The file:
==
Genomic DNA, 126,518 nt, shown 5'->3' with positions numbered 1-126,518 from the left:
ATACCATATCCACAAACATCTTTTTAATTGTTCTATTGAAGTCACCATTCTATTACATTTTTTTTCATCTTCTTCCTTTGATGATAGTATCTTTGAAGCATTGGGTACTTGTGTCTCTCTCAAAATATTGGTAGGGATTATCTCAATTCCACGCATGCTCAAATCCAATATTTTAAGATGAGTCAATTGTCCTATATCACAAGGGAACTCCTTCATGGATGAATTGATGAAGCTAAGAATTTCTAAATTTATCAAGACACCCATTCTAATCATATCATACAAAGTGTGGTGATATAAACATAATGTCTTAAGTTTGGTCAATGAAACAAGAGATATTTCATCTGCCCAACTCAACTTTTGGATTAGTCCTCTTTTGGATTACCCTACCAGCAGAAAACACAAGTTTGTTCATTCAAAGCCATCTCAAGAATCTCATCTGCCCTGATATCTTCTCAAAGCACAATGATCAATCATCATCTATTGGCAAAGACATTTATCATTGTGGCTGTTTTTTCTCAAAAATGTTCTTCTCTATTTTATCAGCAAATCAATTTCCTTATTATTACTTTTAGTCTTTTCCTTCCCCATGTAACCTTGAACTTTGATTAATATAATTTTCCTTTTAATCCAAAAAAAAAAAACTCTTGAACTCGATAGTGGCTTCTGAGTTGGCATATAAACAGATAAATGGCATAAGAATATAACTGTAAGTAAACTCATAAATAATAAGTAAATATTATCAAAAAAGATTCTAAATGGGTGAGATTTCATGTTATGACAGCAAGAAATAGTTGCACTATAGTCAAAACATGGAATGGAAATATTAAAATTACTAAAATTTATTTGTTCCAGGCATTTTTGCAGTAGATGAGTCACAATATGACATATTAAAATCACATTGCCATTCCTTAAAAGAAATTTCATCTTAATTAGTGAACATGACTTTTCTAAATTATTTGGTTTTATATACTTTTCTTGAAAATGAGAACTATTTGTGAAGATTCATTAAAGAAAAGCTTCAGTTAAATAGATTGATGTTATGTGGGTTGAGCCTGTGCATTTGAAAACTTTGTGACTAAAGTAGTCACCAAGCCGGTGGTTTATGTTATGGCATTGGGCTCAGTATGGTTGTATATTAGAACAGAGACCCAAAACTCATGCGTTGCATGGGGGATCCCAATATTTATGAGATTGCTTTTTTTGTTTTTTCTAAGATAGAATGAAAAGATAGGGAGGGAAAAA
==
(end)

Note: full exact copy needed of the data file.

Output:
Genomic DNA, 126,518 nt, shown 5'->3' with positions numbered 1-126,518 from the left:
ATACCATATCCACAAACATCTTTTTAATTGTTCTATTGAAGTCACCATTCTATTACATTTTTTTTCATCTTCTTCCTTTGATGATAGTATCTTTGAAGCATTGGGTACTTGTGTCTCTCTCAAAATATTGGTAGGGATTATCTCAATTCCACGCATGCTCAAATCCAATATTTTAAGATGAGTCAATTGTCCTATATCACAAGGGAACTCCTTCATGGATGAATTGATGAAGCTAAGAATTTCTAAATTTATCAAGACACCCATTCTAATCATATCATACAAAGTGTGGTGATATAAACATAATGTCTTAAGTTTGGTCAATGAAACAAGAGATATTTCATCTGCCCAACTCAACTTTTGGATTAGTCCTCTTTTGGATTACCCTACCAGCAGAAAACACAAGTTTGTTCATTCAAAGCCATCTCAAGAATCTCATCTGCCCTGATATCTTCTCAAAGCACAATGATCAATCATCATCTATTGGCAAAGACATTTATCATTGTGGCTGTTTTTTCTCAAAAATGTTCTTCTCTATTTTATCAGCAAATCAATTTCCTTATTATTACTTTTAGTCTTTTCCTTCCCCATGTAACCTTGAACTTTGATTAATATAATTTTCCTTTTAATCCAAAAAAAAAAAACTCTTGAACTCGATAGTGGCTTCTGAGTTGGCATATAAACAGATAAATGGCATAAGAATATAACTGTAAGTAAACTCATAAATAATAAGTAAATATTATCAAAAAAGATTCTAAATGGGTGAGATTTCATGTTATGACAGCAAGAAATAGTTGCACTATAGTCAAAACATGGAATGGAAATATTAAAATTACTAAAATTTATTTGTTCCAGGCATTTTTGCAGTAGATGAGTCACAATATGACATATTAAAATCACATTGCCATTCCTTAAAAGAAATTTCATCTTAATTAGTGAACATGACTTTTCTAAATTATTTGGTTTTATATACTTTTCTTGAAAATGAGAACTATTTGTGAAGATTCATTAAAGAAAAGCTTCAGTTAAATAGATTGATGTTATGTGGGTTGAGCCTGTGCATTTGAAAACTTTGTGACTAAAGTAGTCACCAAGCCGGTGGTTTATGTTATGGCATTGGGCTCAGTATGGTTGTATATTAGAACAGAGACCCAAAACTCATGCGTTGCATGGGGGATCCCAATATTTATGAGATTGCTTTTTTTGTTTTTTCTAAGATAGAATGAAAAGATAGGGAGGGAAAAA